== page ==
By Julian Bajkowski
One of Australia’s most trusted information security firms has warned that public sector organisations need to independently test their cyber-defences to prevent unwanted intrusions and malicious activity rather than relying on existing assumptions of their vulnerability levels.
Saltbush Group senior consultant Geoff Rhodes, who is the immediate past chair of the federal government’s Information Technology Security Expert Advisory Group, believes that local government organisations must consider their potential exposure to vulnerabilities on par with small-to-medium-size businesses because of their limited level of resources for fending off intruders.
The public statement from the normally taciturn consultancy is significant because Saltbush normally works quietly behind the scenes to advise on and harden-up cyber defences for clients with high degrees of sensitivity.
The company’s client list includes defence industry suppliers and agencies including the Defence Signals Directorate as well as the Attorney General’s department, Centrelink and VicRoads.
“There are some key questions all businesses should ask about the data they hold – whether its transactional details like credit card details from purchases or medical records,” Mr Rhodes said.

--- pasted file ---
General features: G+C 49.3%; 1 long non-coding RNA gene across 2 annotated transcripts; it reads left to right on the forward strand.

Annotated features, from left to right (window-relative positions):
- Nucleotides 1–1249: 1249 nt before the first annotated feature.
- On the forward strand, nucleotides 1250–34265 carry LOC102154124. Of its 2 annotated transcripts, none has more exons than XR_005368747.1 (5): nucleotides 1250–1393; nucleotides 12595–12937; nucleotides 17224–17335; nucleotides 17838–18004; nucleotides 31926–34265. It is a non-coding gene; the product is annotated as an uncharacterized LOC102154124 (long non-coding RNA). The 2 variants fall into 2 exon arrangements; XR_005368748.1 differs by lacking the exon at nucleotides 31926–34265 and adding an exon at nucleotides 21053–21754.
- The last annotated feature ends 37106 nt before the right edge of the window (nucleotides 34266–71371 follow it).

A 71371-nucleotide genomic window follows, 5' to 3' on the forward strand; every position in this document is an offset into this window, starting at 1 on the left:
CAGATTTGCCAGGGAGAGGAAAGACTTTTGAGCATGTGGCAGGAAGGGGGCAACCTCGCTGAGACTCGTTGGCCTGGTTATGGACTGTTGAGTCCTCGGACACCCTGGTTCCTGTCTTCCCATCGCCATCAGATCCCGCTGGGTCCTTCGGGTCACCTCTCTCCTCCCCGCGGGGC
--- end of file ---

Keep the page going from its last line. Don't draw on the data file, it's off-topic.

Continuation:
Saltbush’s cautionary note closely follows the revelation that an Australian Broadcasting Corporation website for the television program “Making Couples Happy” was hacked.
According to an ABC statement the breach exposed “the name, username and a hashed version of the password that audience members used to register on the program website.”
While that intrusion is believed to have been perpetrated by ideologically motivated hackers seeking to cause embarrassment, Saltbush is pushing the message that both public and private organisations need to start looking at vulnerabilities with a fresh set of eyes and in the same way that hackers do.
A key issue is that even though larger government agencies will often have mature and well-resourced cyber security safeguards, many smaller agencies must make do with constrained resources to protect against intruders.
“Local government organisations are no different from other government organisations,” Mr Rhodes said. “[However] the resources available are often at the lower end. The issues are always that organisations underestimate the level of risk to their systems.”
The government’s own evidence corroborates many of Saltbush’s concerns.
The Cyber Crime and Security Survey 2012 from CERT Australia, the government’s own computer emergency response team, warns that the “reporting of cyber security incidents – which is critical to the effectiveness of the government-business partnership – clearly requires further attention.”
“Anecdotal evidence available to the CERT suggests that some businesses are unaware of the full scope of unauthorised activity on their networks.”
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